Nature has bestowed upon Esperance a wide range of natural attractions. From spectacular national parks and pristine white beaches to wetland systems rich in native flora and fauna, Esperance has everything offer to those in search of an unforgettable nature experience.
There are three National Parks in the Shire of Esperance, Cape Le Grand, Stokes and Cape Arid. Each Park has its own unique attributes but all can boast beautiful coastal scenery, extraordinary flora & fauna, peaceful bushwalks and well maintained campgrounds.
The Kepwari Wetland Walk Trail is a 3.6km long, one-way interpretative trail. The trail has been designed to educate the general public and to protect the native vegetation from the threat of dieback. Two bird hides have been placed along the trail which provides the opportunity to quietly view our local waterbirds . The trail consists of 1.5kms of raised timber boardwalks and will take approximately two and a half hours to walk.
Woody Island is a popular wilderness retreat for locals and visitors alike. Elevated safari huts are set amongst native plants and Eucalypt trees, with glimpses over beautiful Shearwater Bay. Activities that can be done on the island include jetty fishing, snorkelling & diving, swimming, bird watching and bushwalking. The island’s campgrounds are well set up with a camper’s kitchen, modern ablutions, BBQ’s and a sheltered deck area. The island Visitor Centre houses a kiosk. Café, souvenir shop, large deck with panoramic views over the bay and an interpretive display.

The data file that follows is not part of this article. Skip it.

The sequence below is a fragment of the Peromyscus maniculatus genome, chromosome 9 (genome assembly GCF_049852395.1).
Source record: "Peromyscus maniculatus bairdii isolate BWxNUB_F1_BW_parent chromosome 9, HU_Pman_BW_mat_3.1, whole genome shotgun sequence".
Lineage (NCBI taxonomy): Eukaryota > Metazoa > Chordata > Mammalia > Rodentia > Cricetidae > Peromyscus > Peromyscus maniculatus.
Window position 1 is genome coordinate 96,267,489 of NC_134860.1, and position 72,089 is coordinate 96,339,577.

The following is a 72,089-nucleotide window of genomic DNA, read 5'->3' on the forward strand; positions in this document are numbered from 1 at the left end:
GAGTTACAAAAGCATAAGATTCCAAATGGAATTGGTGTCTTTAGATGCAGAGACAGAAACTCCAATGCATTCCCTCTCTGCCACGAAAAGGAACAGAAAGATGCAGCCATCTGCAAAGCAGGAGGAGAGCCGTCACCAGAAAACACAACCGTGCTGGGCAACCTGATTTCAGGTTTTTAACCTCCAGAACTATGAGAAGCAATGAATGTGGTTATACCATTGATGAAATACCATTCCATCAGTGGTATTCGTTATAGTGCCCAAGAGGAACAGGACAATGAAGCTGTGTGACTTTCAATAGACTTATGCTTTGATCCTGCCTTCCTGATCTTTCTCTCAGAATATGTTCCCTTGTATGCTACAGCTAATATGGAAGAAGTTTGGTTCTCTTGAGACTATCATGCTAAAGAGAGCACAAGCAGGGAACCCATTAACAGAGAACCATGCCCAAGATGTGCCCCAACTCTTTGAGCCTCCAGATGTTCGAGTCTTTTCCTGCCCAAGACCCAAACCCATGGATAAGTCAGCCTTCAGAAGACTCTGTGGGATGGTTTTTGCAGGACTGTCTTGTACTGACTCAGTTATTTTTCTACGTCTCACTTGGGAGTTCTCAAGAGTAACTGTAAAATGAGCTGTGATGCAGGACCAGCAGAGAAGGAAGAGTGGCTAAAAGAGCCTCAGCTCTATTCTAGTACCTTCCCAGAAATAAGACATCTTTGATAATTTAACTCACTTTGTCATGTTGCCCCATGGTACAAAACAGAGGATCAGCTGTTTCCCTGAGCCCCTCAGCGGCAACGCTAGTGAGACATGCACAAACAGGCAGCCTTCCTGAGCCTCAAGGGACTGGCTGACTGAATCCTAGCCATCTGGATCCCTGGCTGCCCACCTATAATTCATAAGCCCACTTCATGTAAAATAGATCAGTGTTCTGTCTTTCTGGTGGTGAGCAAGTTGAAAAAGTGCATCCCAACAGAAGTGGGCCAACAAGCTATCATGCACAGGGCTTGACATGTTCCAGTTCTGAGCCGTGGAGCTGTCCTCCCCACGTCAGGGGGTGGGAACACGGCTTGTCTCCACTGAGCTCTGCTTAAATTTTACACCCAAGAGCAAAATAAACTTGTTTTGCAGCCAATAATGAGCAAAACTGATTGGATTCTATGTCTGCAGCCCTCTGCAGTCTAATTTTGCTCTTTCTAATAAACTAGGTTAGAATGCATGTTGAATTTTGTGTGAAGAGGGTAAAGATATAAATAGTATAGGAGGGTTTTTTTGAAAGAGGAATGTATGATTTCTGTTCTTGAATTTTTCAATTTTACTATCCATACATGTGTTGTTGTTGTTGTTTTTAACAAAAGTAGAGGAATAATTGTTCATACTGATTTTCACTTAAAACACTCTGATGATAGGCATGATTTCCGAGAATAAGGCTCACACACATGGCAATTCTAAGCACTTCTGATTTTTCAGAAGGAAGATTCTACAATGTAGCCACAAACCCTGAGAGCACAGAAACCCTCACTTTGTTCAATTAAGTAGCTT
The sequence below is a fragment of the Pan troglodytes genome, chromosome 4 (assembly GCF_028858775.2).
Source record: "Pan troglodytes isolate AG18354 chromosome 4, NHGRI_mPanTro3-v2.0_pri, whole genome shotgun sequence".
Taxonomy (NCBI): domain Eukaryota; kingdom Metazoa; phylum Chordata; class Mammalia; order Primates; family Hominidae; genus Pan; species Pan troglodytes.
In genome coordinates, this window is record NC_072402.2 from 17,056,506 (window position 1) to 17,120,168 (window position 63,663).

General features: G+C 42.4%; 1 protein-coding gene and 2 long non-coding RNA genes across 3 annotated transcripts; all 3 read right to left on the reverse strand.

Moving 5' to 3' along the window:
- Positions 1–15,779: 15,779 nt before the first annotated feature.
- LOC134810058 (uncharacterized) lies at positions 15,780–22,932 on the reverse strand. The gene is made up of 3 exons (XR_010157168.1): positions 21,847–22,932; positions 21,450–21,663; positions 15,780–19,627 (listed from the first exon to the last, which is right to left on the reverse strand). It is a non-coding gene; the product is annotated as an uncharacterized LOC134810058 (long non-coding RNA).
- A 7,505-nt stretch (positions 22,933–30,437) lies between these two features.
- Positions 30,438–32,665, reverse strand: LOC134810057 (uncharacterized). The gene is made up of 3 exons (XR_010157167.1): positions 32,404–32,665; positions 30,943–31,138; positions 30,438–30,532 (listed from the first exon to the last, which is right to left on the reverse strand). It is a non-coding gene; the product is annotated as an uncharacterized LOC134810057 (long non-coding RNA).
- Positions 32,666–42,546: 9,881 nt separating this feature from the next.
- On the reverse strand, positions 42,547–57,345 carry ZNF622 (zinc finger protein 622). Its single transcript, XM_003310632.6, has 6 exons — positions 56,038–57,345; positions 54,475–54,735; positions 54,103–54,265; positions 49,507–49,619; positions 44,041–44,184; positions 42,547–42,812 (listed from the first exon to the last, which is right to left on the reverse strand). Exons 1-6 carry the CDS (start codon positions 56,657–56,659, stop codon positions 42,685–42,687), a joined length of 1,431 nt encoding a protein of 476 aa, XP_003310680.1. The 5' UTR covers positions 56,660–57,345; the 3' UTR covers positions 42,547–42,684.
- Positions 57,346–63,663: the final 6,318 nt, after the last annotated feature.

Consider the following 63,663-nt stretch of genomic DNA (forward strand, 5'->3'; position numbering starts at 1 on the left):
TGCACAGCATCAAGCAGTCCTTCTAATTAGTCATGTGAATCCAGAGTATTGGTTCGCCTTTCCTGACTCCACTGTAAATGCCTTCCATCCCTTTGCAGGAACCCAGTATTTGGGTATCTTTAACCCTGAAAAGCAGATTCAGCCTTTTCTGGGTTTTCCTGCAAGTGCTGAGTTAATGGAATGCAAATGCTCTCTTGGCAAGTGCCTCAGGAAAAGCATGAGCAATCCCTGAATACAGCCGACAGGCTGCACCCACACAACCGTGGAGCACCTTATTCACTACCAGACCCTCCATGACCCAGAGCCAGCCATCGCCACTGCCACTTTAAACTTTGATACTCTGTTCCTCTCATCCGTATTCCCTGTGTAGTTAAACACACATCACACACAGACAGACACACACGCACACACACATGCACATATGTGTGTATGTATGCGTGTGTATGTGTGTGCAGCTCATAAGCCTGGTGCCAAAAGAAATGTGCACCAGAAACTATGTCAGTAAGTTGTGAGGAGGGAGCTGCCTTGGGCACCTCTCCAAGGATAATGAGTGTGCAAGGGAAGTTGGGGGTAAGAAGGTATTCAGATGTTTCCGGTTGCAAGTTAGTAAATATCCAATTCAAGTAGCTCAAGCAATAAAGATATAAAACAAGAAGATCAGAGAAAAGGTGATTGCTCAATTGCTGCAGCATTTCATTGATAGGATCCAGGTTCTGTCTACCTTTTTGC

Lake Monjingup is located on Telegraph Rd, 14kms from Esperance. Easy walking trails meander through the Paperbarks trees and the boardwalk provides a great vantage point from which to view the peaceful surrounds and numerous waterbirds.
The Great Ocean Drive (Tourist Loop) is a 38km scenic drive that follows the local coastline and then loops back into town. Some of the highlights to see along the way are the Rotary Lookout, Twilight Beach, Observatory Point, the Wind Farm and Pink Lake.
Pink Lake (hasn't been very pink for a while but it's slowly coming back!) gets its pink colour, and sometimes even purple, depending on weather conditions. The colour of Pink Lake is attributed to high concentrations of salt tolerant algae, Dunalella Sailina. This was first definitely established in 1980 after almost 200 years of conjecture. Confirmation came when Esperance Museum Curator prompted a W.A. University biologist to analyze lake water samples. These samples and others sent earlier confirmed Dunalella Sailina in the lake as well as Coccomonas Algae. The algae has been shown responsible for similar lake colourings in the U.S.A. The salt from Pink Lake is 99.9% pure used to be harvested for W.A. Salt Supply and sent to Fremantle for processing.
For more information on these attractions please contact the staff at the Esperance Visitor Centre on 9083 1555.